Background: Because of the considerable prevalences of reduced antenatal emotional wellbeing including depression, general anxiety and childbirth-related anxiety, and appreciating the time constraints that midwives perceive to routinely assess women’s antenatal emotional wellbeing, it is important that midwives can identify women with, depression, anxiety and/or a more severe fear of birth with an easy to administer, validated tool.
Aim(s): To investigate the validity and the diagnostic accuracy of (i) the two Whooley items compared with the Edinburgh Depression Scale screening and the State-Trait Anxiety Inventory, and (ii) the two-item Fear of Childbirth Scale (FOBS) compared with the 16-item Tilburg Pregnancy Distress Scale.
Methods: A diagnostic accuracy study was performed, including 829 Dutch women with uncomplicated pregnancies. Sensitivity, specificity, positive and negative predictive values and accuracy and discriminant ability were determined.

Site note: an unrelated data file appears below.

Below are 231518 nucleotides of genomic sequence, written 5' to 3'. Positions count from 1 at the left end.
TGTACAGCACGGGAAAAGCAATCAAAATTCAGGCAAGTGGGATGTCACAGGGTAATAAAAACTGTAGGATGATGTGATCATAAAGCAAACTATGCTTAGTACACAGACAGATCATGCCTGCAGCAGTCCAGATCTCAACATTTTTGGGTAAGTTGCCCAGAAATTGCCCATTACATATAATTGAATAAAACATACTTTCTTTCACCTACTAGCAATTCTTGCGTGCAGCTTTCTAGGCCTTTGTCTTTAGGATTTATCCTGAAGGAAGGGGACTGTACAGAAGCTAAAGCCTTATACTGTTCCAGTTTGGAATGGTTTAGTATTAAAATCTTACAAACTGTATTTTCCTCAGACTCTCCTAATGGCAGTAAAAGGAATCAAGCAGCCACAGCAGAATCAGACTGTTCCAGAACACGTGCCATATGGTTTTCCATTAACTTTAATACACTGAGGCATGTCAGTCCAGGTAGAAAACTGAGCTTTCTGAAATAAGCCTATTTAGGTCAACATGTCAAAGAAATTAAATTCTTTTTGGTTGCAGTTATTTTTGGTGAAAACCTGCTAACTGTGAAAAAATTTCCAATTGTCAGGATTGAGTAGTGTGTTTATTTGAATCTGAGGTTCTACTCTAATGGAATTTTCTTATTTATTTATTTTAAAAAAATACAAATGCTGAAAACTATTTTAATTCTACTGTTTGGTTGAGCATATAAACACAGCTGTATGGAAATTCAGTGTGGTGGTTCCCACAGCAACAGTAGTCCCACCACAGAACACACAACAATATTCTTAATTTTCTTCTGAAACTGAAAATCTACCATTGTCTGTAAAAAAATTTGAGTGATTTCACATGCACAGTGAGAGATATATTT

Results: The Whooley items showed a higher specificity than sensitivity. The Whooley items had a low to moderate predictive ability for depression, trait-anxiety and a good ability for negative case-finding. The Whooley items were accurate in identifying depression and trait-anxiety. The FOBS showed a higher specificity than sensitivity to detect fear of childbirth. The FOBS items had a good predictive ability for fear and worries about the forthcoming birth and a conclusive ability for negative case-finding. The FOBS showed good accuracy.
Discussion: The Whooley items and the FOBS proved to be able to report how effective the case-finding questions are in identifying women without depression and trait and state anxiety (ruling out).
Implications and future perspectives: The findings indicate the potential for midwives to use four case-finding questions during antenatal care, to effectively assess relevant aspects of antenatal emotional wellbeing of Dutch women with uncomplicated pregnancies.
Kuipers, Y. (2022, February). Validity and accuracy of the Whooley questions and Fear of Childbirth Scale to identify antenatal reduced emotional wellbeing. Paper presented at CARE 4 International Scientific Nursing and Midwifery Conference, Ghent, Belgium [Online]